Skip to main content Accessibility help
×
Home
Hostname: page-component-dc8c957cd-p6nx7 Total loading time: 0.278 Render date: 2022-01-29T13:31:56.289Z Has data issue: true Feature Flags: { "shouldUseShareProductTool": true, "shouldUseHypothesis": true, "isUnsiloEnabled": true, "metricsAbstractViews": false, "figures": true, "newCiteModal": false, "newCitedByModal": true, "newEcommerce": true, "newUsageEvents": true }

Chapter 7 - Paternalism and the principle of fairness

Published online by Cambridge University Press:  05 February 2013

Christian Coons
Affiliation:
Bowling Green State University, Ohio
Michael Weber
Affiliation:
Bowling Green State University, Ohio
Get access

Summary

Robert Nozick provides this version of the Hart–Rawls principle of fairness:

[W]hen a number of persons engage in a just, mutually advantageous, cooperative venture according to rules and thus restrain their liberty in ways necessary to yield advantages for all, those who have submitted to these restrictions have a right to similar acquiescence on the part of those who have benefited from their submission.

The principle of fairness has encountered vigorous objections. Some deny that the principle of fairness really justifies the moral obligations it proposes. Others deny that any obligations generated according to the terms of the principle are permissibly enforceable. One important recent objection maintains that forcing people to comply with the principle of fairness would be wrongfully paternalistic. Untangling this objection requires clarification as to what should count as a paternalistic restriction and what makes such restriction wrongful when it is that.

The moral appeal of the principle of fairness withstands these criticisms. Or so I shall argue. My procedure will be to consider objections one by one and either argue against the criticism or indicate how a minor reformulation of the principle accommodates the concern. The appeal throughout is to intuitive plausibility; I venture no deep explanation of what might justify the principle. To my mind its attraction is simple and lies on the surface. The core idea is roughly that it is morally wrong to free ride on the cooperative efforts of others, benefiting from their sacrifices without doing one’s fair share to contribute, at least when one’s failure to contribute would leave other contributors worse off. (I do not try to defend the principle of fairness against a deflationary act-consequentialist account of the supposed obligations it generates. This chapter aims to contribute towards the development of the most promising non-consequentialist moral theory.)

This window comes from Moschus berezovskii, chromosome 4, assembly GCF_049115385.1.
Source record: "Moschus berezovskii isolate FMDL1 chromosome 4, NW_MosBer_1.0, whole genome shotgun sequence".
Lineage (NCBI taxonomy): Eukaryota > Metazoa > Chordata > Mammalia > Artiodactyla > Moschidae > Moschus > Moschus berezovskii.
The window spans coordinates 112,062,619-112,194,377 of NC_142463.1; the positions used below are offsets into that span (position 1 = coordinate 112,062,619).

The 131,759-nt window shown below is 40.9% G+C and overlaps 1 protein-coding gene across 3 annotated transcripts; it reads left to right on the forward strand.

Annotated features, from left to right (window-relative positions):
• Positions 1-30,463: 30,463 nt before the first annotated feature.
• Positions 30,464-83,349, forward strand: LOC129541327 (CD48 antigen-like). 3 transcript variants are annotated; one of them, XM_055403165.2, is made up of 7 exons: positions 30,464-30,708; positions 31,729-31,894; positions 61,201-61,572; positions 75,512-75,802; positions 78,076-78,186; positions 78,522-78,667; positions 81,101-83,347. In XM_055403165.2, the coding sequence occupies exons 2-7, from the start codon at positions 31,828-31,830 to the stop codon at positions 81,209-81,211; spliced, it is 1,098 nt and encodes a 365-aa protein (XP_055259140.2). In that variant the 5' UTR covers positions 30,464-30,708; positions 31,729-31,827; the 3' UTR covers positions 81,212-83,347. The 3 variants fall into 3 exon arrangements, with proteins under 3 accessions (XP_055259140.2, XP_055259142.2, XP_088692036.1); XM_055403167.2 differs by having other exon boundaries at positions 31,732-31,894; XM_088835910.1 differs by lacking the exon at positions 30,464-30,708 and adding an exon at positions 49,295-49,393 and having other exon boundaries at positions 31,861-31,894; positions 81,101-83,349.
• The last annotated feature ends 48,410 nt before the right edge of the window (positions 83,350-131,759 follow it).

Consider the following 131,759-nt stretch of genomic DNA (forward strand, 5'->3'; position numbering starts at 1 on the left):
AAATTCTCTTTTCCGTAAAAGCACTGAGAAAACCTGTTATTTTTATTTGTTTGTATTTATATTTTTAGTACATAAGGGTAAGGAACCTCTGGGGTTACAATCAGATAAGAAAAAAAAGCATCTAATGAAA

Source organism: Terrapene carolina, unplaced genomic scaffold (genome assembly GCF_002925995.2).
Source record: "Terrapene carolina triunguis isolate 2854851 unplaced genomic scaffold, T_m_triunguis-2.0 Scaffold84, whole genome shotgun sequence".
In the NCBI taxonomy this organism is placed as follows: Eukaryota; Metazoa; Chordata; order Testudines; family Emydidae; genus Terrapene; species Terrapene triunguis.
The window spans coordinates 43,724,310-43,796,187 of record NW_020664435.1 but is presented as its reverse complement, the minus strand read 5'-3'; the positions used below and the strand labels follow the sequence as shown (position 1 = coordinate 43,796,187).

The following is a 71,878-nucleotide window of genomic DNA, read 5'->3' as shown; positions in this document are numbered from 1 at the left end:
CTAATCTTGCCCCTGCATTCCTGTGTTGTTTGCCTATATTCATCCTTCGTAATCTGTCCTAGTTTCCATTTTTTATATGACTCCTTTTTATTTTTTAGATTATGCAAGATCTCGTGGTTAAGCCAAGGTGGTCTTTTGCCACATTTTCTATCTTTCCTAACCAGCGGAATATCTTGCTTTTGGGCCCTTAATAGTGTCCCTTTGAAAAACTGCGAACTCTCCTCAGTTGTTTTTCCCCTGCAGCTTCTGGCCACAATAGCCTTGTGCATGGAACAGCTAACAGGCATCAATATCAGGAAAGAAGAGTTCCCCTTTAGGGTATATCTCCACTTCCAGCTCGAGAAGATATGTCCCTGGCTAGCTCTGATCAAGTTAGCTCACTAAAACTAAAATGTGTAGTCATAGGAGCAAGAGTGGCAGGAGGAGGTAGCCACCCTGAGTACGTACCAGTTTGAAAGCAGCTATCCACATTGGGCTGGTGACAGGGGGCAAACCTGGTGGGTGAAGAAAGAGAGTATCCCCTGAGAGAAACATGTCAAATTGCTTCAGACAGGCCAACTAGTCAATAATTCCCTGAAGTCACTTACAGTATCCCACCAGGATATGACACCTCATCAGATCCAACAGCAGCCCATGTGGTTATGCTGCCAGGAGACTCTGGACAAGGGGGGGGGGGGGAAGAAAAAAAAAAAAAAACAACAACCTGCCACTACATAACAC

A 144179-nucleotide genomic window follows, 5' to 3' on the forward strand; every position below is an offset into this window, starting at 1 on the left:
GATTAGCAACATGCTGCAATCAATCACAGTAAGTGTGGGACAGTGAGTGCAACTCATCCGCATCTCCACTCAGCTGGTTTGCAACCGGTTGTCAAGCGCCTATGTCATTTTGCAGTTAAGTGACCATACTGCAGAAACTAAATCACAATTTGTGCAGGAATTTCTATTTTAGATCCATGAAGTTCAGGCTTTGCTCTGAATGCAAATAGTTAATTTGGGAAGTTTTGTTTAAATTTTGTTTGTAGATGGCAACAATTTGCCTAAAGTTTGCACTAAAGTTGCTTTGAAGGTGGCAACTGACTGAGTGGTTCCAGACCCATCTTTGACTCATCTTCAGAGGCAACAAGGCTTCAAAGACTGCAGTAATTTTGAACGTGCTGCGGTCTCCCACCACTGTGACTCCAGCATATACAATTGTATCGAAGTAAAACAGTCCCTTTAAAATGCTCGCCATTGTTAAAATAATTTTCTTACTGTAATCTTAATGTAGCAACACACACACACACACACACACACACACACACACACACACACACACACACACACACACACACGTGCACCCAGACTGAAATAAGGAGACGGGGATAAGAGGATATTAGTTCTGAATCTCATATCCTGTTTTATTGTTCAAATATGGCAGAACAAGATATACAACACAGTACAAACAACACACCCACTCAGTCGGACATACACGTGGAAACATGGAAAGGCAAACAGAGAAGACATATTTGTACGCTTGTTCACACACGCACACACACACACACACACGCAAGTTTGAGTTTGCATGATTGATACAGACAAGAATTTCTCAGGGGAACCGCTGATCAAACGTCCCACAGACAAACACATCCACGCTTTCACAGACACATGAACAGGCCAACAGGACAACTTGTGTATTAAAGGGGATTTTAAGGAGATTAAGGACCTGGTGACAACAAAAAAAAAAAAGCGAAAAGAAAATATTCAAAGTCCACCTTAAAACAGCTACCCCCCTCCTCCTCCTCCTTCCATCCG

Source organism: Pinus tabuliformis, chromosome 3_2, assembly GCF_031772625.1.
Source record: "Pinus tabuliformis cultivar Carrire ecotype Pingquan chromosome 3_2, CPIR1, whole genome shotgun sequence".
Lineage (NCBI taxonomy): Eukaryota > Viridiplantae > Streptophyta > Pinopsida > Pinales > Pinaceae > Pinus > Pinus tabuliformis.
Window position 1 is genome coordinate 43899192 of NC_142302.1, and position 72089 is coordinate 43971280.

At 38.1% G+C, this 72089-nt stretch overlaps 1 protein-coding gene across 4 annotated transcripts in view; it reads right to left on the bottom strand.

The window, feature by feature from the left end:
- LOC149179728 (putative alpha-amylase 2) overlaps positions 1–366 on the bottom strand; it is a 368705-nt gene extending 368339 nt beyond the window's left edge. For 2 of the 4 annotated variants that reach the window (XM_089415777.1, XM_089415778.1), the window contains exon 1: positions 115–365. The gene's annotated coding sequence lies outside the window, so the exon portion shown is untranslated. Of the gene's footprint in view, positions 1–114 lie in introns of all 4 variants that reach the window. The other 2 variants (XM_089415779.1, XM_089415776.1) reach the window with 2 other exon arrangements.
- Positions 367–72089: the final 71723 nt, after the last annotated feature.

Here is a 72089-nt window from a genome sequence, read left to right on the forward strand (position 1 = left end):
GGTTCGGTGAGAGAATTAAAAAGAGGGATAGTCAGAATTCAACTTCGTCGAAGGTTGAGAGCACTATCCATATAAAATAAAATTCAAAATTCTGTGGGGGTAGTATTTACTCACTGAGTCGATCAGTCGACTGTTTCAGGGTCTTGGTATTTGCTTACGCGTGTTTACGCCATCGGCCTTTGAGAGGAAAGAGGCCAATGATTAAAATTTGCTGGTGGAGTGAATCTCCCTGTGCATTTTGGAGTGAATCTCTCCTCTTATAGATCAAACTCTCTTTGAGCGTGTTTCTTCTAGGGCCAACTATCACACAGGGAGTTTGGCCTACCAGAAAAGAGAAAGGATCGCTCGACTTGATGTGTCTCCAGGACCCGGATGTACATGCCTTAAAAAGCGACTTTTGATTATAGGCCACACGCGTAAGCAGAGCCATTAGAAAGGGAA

Type
Chapter
Information
Paternalism
Theory and Practice
, pp. 134 - 156
Publisher: Cambridge University Press
Print publication year: 2013

Access options

Get access to the full version of this content by using one of the access options below. (Log in options will check for institutional or personal access. Content may require purchase if you do not have access.)
4
Cited by

Send book to Kindle

To send this book to your Kindle, first ensure no-reply@cambridge.org is added to your Approved Personal Document E-mail List under your Personal Document Settings on the Manage Your Content and Devices page of your Amazon account. Then enter the ‘name’ part of your Kindle email address below. Find out more about sending to your Kindle.

Note you can select to send to either the @free.kindle.com or @kindle.com variations. ‘@free.kindle.com’ emails are free but can only be sent to your device when it is connected to wi-fi. ‘@kindle.com’ emails can be delivered even when you are not connected to wi-fi, but note that service fees apply.

Find out more about the Kindle Personal Document Service.

Available formats
×

Send book to Dropbox

To send content items to your account, please confirm that you agree to abide by our usage policies. If this is the first time you use this feature, you will be asked to authorise Cambridge Core to connect with your account. Find out more about sending content to Dropbox.

Available formats
×

Send book to Google Drive

To send content items to your account, please confirm that you agree to abide by our usage policies. If this is the first time you use this feature, you will be asked to authorise Cambridge Core to connect with your account. Find out more about sending content to Google Drive.

Available formats
×